Friday, 22 July 2016

Crisp Criticism - "Star Trek Beyond", "Swiss Army Man", "Knight of Cups"

by
Julien Faddoul











Star Trek Beyond **

The USS Enterprise crew explores the furthest reaches of uncharted space, where they encounter a mysterious new enemy who puts them and everything the Federation stands for to the test.
Solemn yet breezy, pulpy yet ample, dealing with anticipated philosophical dilemmas such as death, leadership, allegiance and nationalism. It isn’t always particularly substantial, but the film is filled with visual ideas that keeps one engaged, no doubt served well by a change in director. As with the previous two films since the series’ reboot, some decisions seem problematic and compromised, but this is about as good as we’re going to get from big-budget sci-fi nowadays.

d – Justin Lin
w – Simon Pegg, Doug Jung   (Based on the Series by Gene Roddenberry)
ph – Stephen F. Windon
pd – Thomas E. Sanders
m – Michael Giacchino
ed – Greg D'Auria, Dylan Highsmith, Kelly Matsumoto, Steven Sprung
cos – Sanja Milkovic Hays

p – Bryan Burk, Roberto Orci

Cast: Chris Pine, Zachary Quinto, Karl Urban, Zoe Saldana, Simon Pegg, John Cho, Anton Yelchin, Idris Elba, Sofia Boutella, Deep Roy, Shohreh Aghdashloo












Swiss Army Man *

A hopeless man stranded in the wilderness befriends a dead body and together they go on a surreal journey to get home.
An eccentric premise paves the way for a tender comedy on millennial relationships. Anyone ripe enough to already be acquainted with such trivialities will find little illuminating here other than amorous whimsy (borrowed heavily from Michel Gondry) and dedicated performances form its leads.

wd – Dan Kwan, Daniel Scheinert
ph – Larkin Seiple
pd – Jason Kisvarday
m – Andy Hull, Robert McDowell
ed – Matthew Hannam
cos – Stephani Lewis

p – Miranda Bailey, Lawrence Inglee, Lauren Mann, Amanda Marshall, Eyal Rimmon, Jonathan Wang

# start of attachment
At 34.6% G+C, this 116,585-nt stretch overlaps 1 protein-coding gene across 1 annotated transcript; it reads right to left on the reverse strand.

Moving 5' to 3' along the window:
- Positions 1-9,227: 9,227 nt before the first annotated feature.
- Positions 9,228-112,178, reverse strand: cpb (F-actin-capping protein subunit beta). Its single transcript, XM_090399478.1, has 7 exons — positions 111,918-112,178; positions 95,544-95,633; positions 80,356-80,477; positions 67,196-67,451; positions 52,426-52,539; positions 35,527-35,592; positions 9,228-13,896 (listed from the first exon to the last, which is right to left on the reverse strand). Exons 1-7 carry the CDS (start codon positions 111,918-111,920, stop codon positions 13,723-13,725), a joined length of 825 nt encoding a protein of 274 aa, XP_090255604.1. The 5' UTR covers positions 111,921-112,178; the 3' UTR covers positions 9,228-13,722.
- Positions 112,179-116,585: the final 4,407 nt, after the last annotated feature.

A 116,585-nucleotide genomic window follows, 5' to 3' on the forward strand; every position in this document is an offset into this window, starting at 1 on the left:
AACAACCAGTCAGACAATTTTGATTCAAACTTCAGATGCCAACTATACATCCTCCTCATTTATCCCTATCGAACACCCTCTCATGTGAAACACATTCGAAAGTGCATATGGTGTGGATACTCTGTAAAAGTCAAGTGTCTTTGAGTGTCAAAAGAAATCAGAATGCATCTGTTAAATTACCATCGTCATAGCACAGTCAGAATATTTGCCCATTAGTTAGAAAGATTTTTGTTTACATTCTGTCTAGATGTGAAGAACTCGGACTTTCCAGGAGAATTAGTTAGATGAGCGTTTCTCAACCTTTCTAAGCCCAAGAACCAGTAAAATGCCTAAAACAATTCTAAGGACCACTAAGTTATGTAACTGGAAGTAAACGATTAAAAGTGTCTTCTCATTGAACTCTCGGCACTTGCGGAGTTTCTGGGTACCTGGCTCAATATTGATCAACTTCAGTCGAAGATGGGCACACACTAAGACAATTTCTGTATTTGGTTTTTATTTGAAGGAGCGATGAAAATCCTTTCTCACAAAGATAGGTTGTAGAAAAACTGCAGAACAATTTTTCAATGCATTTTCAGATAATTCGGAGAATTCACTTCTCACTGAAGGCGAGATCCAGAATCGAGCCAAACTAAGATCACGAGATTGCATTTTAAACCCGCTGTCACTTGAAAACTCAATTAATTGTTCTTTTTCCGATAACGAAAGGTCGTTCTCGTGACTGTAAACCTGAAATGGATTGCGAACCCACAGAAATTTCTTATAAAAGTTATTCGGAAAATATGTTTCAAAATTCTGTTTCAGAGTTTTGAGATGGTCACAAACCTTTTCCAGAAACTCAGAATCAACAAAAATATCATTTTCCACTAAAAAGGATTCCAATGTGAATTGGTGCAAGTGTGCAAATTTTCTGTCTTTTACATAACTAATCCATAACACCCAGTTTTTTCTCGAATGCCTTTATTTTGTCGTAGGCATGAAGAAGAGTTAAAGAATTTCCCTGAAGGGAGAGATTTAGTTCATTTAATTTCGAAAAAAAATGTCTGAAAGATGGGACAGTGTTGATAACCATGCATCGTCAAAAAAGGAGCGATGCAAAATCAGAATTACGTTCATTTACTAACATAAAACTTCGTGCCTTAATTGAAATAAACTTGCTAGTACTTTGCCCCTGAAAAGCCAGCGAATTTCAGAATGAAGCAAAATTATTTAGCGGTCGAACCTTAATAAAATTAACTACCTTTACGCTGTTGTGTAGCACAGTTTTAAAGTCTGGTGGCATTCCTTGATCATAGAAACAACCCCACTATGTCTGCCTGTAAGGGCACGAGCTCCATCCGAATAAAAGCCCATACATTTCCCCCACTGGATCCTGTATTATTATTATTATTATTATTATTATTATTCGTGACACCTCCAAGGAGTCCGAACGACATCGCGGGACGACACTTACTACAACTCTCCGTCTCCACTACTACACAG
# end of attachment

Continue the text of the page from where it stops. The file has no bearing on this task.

Cast: Paul Dano, Daniel Radcliffe, Mary Elizabeth Winstead











Knight of Cups

A writer indulging in all that Los Angeles and Las Vegas has to offer undertakes a search for love and self via a series of adventures with six different women.
A total farrago: Murky, simplistic, relying almost totally on voice-over and Steadicam shots, Malick here attempts to mediate on his time in Hollywood as a hotshot screenwriter in the 70s. None of it convinces, exposing Malick's artistry to be nothing more than a bag of tricks, peppered with performances from his massive cast that range from the atrocious to the lazy.

wd – Terrence Malick
ph – Emmanuel Lubezki
pd – Jack Fisk
m – Hanan Townshend
ed – A.J. Edwards, Keith Fraase, Geoffrey Richman, Mark Yoshikawa   
cos – Jacqueline West

p – Nicholas Gonda, Ken Kao, Sarah Green

Cast: Christian Bale, Cate Blanchett, Natalie Portman, Brian Dennehy, Antonio Banderas, Freida Pinto, Wes Bentley, Isabel Lucas, Teresa Palmer, Imogen Poots, Peter Matthiessen, Armin Mueller-Stahl, Cherry Jones, Patrick Whitesell, Rick Hess, Michael Wincott, Kevin Corrigan, Jason Clarke, Joel Kinnaman, Clifton Collins Jr, Nick Offerman, Jamie Harris, Lawrence Jackson, Dane DeHaan, Shea Whigham, Ryan O'Neal, Bruce Wagner, Jocelin Donahue, Nicky Whelan, Fabio, Joe Manganiello, Thomas Lennon, Joe Lo Truglio, Beau Garrett, Katia Winter




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